House and Senate conferees have completed work on the FY 2004 Interior Appropriations Bill. Under this compromise legislation, the U.S. Geological Survey will receive $949.7 million for surveys, investigations, and research. The Bush Administration requested $895.5 million. Last year's budget was $919.3 million. The increase amounts to $30.4 million, or 3.3%.
The FY 2004 conference report does not provide figures for the six USGS programs. What follows is language from House Report 108-330 that was approved on Tuesday. This report also listed funding for many projects by name. Readers interested in these projects should view the report, accessible at: http://thomas.loc.gov/cp108/cp108query.html Note that the U.S. Geological Survey will be listed twice; see the second listing for specific projects.
"The conference agreement provides $949,686,000 for surveys, investigations, and research instead of $935,660,000 as proposed by the House and $928,864,000 as proposed by the Senate.
"Changes to the House for national mapping programs include an increase of $2,795,000 for information technology and decreases of $1,500,000 for geospatial one-stop, and $625,000 for the national map.
"The managers are aware of the recent malfunction of scanning equipment onboard the Landsat 7 earth observing satellite and the disappointing failure to correct the problem. This failure has resulted in degraded data collected by the satellite. The managers recognize the significance of Landsat data to many activities, including agricultural monitoring and research, environmental monitoring, and regional planning, to name a few. The managers understand that, although the data has relatively small gaps, the remainder of each image has data of original quality and hence will remain useful for many of the activities they currently support. The managers believe that the Survey should take a proactive approach where Federal agencies are concerned, particularly the Departments of Agriculture and Defense, to try to secure data purchase agreements now in order to have a stable funding source. In addition, the managers expect the Survey to investigate and document the current level of interest from the user community for continued data purchases. The Survey should conduct data sales in the near term and, based on this, estimate potential annual revenues that may be derived from this source. This analysis will provide the basis for subsequent recommendations regarding the types and amounts of funding necessary to continue operation of Landsat 7. The managers also expect the Survey, Federal agencies, and other users needing medium resolution data to work together to determine how the degraded Landsat data can best meet their needs prior to seeking data from alternative sources. To the degree that Landsat data does meet the needs of Federal agencies, the managers encourage them to use the Survey as the provider of this data.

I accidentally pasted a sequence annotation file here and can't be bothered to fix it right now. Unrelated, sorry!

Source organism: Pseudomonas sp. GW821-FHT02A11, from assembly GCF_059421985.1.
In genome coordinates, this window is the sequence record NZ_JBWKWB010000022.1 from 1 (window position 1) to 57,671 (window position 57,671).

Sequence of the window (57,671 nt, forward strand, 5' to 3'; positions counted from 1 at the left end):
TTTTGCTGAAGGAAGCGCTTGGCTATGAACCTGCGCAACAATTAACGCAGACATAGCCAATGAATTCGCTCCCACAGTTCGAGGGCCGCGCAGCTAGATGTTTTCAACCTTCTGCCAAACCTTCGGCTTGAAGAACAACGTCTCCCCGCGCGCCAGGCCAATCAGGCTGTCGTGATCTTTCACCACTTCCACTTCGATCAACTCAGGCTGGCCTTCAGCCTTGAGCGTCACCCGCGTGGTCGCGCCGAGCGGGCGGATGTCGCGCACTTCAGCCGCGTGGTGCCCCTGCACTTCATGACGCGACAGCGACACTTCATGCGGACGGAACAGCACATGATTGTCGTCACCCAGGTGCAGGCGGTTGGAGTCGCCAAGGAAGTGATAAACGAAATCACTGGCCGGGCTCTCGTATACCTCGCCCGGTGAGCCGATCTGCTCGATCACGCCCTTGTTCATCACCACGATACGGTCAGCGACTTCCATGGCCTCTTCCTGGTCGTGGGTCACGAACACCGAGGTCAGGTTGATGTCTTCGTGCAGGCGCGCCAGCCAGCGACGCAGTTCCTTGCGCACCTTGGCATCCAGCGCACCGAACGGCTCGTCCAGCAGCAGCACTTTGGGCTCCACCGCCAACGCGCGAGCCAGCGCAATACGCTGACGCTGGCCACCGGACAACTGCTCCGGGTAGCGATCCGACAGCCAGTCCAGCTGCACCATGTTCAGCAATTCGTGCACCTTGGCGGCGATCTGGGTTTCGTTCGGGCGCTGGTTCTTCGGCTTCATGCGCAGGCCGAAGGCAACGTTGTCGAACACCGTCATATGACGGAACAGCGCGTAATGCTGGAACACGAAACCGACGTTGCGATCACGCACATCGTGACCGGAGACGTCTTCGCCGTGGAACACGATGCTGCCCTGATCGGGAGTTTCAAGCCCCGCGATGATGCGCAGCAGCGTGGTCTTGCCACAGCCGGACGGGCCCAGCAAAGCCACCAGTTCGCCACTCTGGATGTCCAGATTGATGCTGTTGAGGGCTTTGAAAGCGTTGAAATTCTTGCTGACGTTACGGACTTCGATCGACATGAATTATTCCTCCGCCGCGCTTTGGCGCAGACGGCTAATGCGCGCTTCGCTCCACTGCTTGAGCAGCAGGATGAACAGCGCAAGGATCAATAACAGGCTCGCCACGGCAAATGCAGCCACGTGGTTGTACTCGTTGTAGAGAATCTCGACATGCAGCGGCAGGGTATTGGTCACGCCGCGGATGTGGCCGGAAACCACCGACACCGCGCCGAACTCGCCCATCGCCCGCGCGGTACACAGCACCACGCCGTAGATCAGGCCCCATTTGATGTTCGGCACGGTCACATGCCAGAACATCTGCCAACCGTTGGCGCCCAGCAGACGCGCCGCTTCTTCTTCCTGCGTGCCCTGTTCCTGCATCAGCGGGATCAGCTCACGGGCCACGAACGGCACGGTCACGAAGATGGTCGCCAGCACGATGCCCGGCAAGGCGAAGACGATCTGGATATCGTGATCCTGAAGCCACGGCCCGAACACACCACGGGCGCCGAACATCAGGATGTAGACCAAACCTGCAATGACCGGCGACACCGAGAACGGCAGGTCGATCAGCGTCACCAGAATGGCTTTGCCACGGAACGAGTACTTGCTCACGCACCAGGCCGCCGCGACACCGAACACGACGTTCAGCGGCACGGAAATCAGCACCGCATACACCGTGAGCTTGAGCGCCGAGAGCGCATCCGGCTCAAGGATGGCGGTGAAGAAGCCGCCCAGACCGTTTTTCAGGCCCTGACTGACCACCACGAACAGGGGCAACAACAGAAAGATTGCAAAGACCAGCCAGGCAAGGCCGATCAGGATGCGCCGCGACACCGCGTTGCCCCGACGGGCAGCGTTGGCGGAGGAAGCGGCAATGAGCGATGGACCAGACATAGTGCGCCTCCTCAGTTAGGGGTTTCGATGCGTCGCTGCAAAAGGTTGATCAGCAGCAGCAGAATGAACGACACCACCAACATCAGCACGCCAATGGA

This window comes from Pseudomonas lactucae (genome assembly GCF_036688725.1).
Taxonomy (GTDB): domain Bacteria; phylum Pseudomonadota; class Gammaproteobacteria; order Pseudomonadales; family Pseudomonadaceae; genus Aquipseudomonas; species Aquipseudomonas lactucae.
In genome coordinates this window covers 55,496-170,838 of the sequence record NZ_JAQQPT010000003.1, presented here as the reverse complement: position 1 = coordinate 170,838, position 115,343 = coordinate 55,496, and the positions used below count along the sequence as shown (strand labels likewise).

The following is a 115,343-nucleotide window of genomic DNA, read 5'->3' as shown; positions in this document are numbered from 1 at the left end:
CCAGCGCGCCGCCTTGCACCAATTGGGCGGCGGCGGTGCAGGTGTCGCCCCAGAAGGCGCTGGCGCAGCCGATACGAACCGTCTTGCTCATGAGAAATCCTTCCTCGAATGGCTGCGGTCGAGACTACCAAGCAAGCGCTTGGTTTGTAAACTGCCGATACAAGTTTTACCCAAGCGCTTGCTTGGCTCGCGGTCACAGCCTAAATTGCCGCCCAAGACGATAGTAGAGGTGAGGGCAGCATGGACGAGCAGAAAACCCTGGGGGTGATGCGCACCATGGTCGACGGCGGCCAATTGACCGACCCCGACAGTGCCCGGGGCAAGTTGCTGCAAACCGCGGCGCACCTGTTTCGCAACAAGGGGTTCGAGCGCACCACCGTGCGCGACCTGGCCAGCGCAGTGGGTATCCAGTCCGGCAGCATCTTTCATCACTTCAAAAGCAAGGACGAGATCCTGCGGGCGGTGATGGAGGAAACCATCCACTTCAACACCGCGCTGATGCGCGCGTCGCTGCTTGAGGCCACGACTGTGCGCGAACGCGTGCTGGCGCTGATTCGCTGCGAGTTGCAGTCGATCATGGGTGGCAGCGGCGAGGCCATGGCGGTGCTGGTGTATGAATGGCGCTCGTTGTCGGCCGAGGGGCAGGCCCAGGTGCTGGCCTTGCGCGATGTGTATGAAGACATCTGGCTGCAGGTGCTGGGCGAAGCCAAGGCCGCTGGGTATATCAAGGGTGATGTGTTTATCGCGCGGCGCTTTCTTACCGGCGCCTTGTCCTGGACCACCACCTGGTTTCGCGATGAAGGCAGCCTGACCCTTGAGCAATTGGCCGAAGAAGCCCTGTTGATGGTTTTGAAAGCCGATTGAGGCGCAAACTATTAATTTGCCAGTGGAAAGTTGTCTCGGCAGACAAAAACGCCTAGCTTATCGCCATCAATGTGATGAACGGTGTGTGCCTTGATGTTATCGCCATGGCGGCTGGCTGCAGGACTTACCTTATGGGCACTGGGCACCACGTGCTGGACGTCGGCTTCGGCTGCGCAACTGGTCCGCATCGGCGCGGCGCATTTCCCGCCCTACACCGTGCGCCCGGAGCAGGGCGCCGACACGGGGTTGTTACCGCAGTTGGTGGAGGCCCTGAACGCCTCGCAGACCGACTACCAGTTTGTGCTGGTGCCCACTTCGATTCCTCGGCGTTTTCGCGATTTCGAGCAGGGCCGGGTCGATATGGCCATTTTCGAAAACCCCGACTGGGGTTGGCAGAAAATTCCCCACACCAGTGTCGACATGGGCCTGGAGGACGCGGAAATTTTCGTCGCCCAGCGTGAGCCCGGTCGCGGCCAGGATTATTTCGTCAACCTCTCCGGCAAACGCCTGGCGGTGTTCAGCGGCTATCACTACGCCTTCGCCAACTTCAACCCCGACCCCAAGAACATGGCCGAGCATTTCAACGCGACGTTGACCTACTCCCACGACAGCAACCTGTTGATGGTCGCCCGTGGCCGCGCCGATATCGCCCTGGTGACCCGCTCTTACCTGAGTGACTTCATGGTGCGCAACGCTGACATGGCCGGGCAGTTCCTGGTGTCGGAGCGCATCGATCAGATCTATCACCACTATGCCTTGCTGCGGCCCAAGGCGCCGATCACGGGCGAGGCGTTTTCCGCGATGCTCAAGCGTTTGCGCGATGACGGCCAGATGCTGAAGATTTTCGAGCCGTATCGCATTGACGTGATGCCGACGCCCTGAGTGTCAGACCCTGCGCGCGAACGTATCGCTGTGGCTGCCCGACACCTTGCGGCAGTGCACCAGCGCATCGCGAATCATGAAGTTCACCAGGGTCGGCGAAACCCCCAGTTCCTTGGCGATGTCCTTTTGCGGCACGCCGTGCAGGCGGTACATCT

"The managers are supportive of the Survey's efforts to manage more efficiently the growing volume of collected, archived, and distributed data at the EROS Data Center. Accordingly, the managers support efforts by the Survey to convert its archived remote sensing data to a modern disk based storage system. The managers believe that such a conversion will accommodate the growing volume of data, and provide access to users more efficiently and at lower costs. Finally, the managers support implementation of a continuity of operations capability utilizing 'remote mirroring' technology."
Specific projects are then listed. The report then states:
"The managers are aware that the request for the Survey's facilities budget activity may not contain sufficient funding for rent and operations and maintenance for some of the Survey's science centers. The managers understand that this is due, in part, to insufficient funds being transferred when this budget activity line was created in fiscal year 2000. The managers remain concerned about this situation and direct the Survey to develop a funding strategy by March 15, 2004, to resolve this issue and avoid jeopardizing ongoing science programs.
"The managers have restored $3,013,000 in streamlining reductions proposed in the Administration's budget request. The survey is directed to spread these funds to the program areas based on a pro rata distribution."